Multiple dispatch selects the function from the types of the inputs.
@dispatch(int) def f(x): # increment integers return x + 1 @dispatch(float) def f(x): # decrement floats return x - 1
>>> f(1) # 1 is an int, so increment 2 >>> f(1.0) # 1.0 is a float, so decrement 0.0
Similarly to the builtin
isinstance operation you specify multiple valid
types with a tuple.
@dispatch((list, tuple)) def f(x): """ Apply ``f`` to each element in a list or tuple """ return [f(y) for y in x]
>>> f([1, 2, 3]) [2, 3, 4] >>> f((1, 2, 3)) [2, 3, 4]
You can also use abstract classes like
place of union types like
(list, tuple) or
from collections import Iterable # @dispatch((list, tuple)) @dispatch(Iterable) def f(x): """ Apply ``f`` to each element in an Iterable """ return [f(y) for y in x]
Selecting Specific Implementations
If multiple valid implementations exist then we use the most specific one. In the following example we build a function to flatten nested iterables.
@dispatch(Iterable) def flatten(L): return sum([flatten(x) for x in L], ) @dispatch(object) def flatten(x): return [x]
>>> flatten([1, 2, 3]) [1, 2, 3] >>> flatten([1, , 3]) [1, 2, 3] >>> flatten([1, 2, (3, 4), [], [(6, 7), (8, 9)]]) [1, 2, 3, 4, 5, 6, 7, 8, 9]
Because strings are iterable they too will be flattened
>>> flatten([1, 'hello', 3]) [1, 'h', 'e', 'l', 'l', 'o', 3]
We avoid this by specializing
more specific than
Iterable this function takes precedence for
@dispatch(str) def flatten(s): return s
>>> flatten([1, 'hello', 3]) [1, 'hello', 3]
multipledispatch project depends on Python's
mechanism to determine which types are more specific than others.
All of these rules apply when we introduce multiple inputs.
@dispatch(object, object) def f(x, y): return x + y @dispatch(object, float) def f(x, y): """ Square the right hand side if it is a float """ return x + y**2
>>> f(1, 10) 11 >>> f(1.0, 10.0) 101.0
multipledispatch supports variadic dispatch (including support for union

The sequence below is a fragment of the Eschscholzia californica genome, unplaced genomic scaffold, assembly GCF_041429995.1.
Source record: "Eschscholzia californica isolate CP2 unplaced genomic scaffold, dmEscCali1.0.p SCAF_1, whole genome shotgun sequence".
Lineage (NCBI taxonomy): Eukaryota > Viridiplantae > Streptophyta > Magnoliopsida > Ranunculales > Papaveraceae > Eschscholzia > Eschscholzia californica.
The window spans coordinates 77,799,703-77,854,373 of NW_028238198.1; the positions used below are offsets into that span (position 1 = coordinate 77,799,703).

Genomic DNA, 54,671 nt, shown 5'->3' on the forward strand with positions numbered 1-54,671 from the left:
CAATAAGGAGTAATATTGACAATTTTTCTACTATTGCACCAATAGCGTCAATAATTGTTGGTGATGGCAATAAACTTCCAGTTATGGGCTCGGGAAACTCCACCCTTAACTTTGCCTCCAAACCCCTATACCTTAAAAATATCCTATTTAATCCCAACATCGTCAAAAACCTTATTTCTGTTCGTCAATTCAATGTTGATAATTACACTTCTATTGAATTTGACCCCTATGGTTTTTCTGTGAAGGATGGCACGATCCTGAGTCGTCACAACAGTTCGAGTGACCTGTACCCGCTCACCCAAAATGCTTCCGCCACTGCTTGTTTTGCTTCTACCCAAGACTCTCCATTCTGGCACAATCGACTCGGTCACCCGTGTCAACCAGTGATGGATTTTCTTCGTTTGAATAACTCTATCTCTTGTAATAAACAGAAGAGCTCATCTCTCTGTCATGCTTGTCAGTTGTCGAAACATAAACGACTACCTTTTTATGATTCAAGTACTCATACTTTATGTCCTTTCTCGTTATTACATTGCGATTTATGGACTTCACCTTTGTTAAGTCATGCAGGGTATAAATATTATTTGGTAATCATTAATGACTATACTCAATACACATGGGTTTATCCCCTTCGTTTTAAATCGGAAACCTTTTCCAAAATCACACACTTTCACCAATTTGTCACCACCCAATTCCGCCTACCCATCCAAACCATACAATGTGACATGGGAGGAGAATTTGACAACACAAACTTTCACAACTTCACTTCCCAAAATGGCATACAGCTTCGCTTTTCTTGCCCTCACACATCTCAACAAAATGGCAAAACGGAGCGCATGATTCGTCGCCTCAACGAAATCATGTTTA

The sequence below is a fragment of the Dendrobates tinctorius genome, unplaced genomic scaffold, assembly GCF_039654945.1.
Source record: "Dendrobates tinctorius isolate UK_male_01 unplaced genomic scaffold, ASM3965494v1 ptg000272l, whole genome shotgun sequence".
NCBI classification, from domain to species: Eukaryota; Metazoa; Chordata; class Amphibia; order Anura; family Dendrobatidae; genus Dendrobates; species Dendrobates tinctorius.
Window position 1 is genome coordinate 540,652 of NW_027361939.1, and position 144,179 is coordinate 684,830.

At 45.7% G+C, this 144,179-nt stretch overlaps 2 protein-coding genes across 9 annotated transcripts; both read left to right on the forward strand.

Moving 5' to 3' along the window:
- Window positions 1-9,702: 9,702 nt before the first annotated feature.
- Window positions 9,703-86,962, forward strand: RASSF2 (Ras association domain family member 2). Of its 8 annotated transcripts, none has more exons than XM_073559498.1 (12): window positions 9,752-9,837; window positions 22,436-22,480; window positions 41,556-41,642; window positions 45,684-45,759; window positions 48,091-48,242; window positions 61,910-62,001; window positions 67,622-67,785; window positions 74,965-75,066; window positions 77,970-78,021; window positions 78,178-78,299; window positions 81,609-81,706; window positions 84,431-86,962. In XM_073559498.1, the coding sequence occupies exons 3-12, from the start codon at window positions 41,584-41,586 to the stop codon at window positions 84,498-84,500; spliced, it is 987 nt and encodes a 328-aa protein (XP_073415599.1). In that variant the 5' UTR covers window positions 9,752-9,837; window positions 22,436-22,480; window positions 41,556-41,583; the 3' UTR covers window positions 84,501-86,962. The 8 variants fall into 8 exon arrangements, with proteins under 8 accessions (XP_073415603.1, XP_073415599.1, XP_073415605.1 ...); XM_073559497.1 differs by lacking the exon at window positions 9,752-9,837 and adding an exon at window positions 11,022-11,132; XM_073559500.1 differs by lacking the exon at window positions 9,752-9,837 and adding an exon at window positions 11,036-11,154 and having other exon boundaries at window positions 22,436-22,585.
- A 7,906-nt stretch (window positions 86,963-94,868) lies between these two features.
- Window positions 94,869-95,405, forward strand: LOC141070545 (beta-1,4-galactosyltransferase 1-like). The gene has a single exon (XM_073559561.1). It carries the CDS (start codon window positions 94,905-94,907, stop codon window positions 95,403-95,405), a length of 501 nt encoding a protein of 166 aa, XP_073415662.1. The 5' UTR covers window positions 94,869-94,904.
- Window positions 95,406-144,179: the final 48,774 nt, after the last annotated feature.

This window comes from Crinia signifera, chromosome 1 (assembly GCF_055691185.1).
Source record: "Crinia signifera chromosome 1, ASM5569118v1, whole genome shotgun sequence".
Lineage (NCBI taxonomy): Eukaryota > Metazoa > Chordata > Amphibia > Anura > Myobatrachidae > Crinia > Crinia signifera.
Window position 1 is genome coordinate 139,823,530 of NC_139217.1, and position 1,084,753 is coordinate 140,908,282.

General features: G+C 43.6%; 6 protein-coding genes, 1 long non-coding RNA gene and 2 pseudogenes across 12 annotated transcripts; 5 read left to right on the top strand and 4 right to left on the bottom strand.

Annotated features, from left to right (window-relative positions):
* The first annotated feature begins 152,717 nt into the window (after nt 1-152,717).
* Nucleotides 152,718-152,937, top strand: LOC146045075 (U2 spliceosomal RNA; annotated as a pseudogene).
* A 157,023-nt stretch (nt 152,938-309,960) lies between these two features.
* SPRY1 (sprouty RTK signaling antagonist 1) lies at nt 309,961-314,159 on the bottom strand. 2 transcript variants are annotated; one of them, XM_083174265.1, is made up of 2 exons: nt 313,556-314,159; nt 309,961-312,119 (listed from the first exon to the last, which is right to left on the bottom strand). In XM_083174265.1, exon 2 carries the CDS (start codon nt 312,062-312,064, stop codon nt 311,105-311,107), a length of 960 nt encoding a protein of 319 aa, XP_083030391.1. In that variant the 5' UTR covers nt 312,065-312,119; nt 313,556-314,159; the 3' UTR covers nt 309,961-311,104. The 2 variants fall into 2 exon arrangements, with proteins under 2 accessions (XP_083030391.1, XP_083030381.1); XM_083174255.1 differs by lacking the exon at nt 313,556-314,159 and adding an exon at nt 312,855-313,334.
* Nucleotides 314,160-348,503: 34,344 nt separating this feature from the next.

types) as the last set of arguments passed into the function.
Variadic signatures are specified with a single-element list containing the type of the arguments the function takes.
For example, here's a function that takes a
float followed by any number
(including 0) of either
@dispatch(float, [(int, str)]) def float_then_int_or_str(x, *args): return x + sum(map(int, args))
>>> f(1.0, '2', '3', 4) 10.0 >>> f(2.0, '4', 6, 8) 20.0
However ambiguities arise when different implementations of a function are equally valid
@dispatch(float, object) def f(x, y): """ Square left hand side if it is a float """ return x**2 + y
>>> f(2.0, 10.0) ?
Which result do we expect,
2.0**2 + 10.0 or
2.0 + 10.0**2? The
types of the inputs satisfy three different implementations, two of
which have equal validity
input types: float, float Option 1: object, object Option 2: object, float Option 3: float, object
Option 1 is strictly less specific than either options 2 or 3 so we discard it. Options 2 and 3 however are equally specific and so it is unclear which to use.
To resolve issues like this
multipledispatch inspects the type
signatures given to it and searches for ambiguities. It then raises a
warning like the following:
multipledispatch/dispatcher.py:74: AmbiguityWarning: Ambiguities exist in dispatched function f The following signatures may result in ambiguous behavior: [object, float], [float, object] Consider making the following additions: @dispatch(float, float) def f(...)
This warning occurs when you write the function and guides you to create
an implementation to break the ambiguity. In this case, a function with
(float, float) is more specific than either options 2 or 3
and so resolves the issue. To avoid this warning you should implement
this new function before the others.
@dispatch(float, float) def f(x, y): ... @dispatch(float, object) def f(x, y): ... @dispatch(object, float) def f(x, y): ...
If you do not resolve ambiguities by creating more specific functions then one of the competing functions will be selected pseudo-randomly. By default the selection is dependent on hash, so it will be consistent during the interpreter session, but it might change from session to session.